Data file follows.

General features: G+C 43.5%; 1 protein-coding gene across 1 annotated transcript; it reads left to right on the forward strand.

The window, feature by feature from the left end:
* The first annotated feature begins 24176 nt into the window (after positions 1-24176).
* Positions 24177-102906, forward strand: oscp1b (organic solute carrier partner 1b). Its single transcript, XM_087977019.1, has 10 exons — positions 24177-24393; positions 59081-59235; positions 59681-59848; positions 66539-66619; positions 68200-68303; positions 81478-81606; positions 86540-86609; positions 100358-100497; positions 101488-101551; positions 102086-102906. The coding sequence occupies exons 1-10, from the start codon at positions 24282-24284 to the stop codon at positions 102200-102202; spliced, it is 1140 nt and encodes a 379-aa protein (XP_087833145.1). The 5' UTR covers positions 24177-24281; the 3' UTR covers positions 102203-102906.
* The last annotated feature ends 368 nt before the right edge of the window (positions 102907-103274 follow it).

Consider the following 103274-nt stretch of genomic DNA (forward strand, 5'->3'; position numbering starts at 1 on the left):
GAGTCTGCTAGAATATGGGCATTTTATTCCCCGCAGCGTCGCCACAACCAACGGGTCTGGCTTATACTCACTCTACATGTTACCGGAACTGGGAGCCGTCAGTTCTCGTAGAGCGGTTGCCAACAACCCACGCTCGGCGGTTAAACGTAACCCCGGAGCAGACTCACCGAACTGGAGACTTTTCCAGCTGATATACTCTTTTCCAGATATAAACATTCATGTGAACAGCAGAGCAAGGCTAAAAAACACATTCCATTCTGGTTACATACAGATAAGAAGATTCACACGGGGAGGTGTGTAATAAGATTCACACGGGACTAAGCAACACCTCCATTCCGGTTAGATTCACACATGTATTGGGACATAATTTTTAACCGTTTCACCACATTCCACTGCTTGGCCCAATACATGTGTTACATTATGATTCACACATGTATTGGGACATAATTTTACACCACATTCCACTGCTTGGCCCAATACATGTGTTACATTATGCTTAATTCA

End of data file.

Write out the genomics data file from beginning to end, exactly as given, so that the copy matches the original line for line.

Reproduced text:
General features: G+C 43.5%; 1 protein-coding gene across 1 annotated transcript; it reads left to right on the forward strand.

The window, feature by feature from the left end:
* The first annotated feature begins 24176 nt into the window (after positions 1-24176).
* Positions 24177-102906, forward strand: oscp1b (organic solute carrier partner 1b). Its single transcript, XM_087977019.1, has 10 exons — positions 24177-24393; positions 59081-59235; positions 59681-59848; positions 66539-66619; positions 68200-68303; positions 81478-81606; positions 86540-86609; positions 100358-100497; positions 101488-101551; positions 102086-102906. The coding sequence occupies exons 1-10, from the start codon at positions 24282-24284 to the stop codon at positions 102200-102202; spliced, it is 1140 nt and encodes a 379-aa protein (XP_087833145.1). The 5' UTR covers positions 24177-24281; the 3' UTR covers positions 102203-102906.
* The last annotated feature ends 368 nt before the right edge of the window (positions 102907-103274 follow it).

Consider the following 103274-nt stretch of genomic DNA (forward strand, 5'->3'; position numbering starts at 1 on the left):
GAGTCTGCTAGAATATGGGCATTTTATTCCCCGCAGCGTCGCCACAACCAACGGGTCTGGCTTATACTCACTCTACATGTTACCGGAACTGGGAGCCGTCAGTTCTCGTAGAGCGGTTGCCAACAACCCACGCTCGGCGGTTAAACGTAACCCCGGAGCAGACTCACCGAACTGGAGACTTTTCCAGCTGATATACTCTTTTCCAGATATAAACATTCATGTGAACAGCAGAGCAAGGCTAAAAAACACATTCCATTCTGGTTACATACAGATAAGAAGATTCACACGGGGAGGTGTGTAATAAGATTCACACGGGACTAAGCAACACCTCCATTCCGGTTAGATTCACACATGTATTGGGACATAATTTTTAACCGTTTCACCACATTCCACTGCTTGGCCCAATACATGTGTTACATTATGATTCACACATGTATTGGGACATAATTTTACACCACATTCCACTGCTTGGCCCAATACATGTGTTACATTATGCTTAATTCA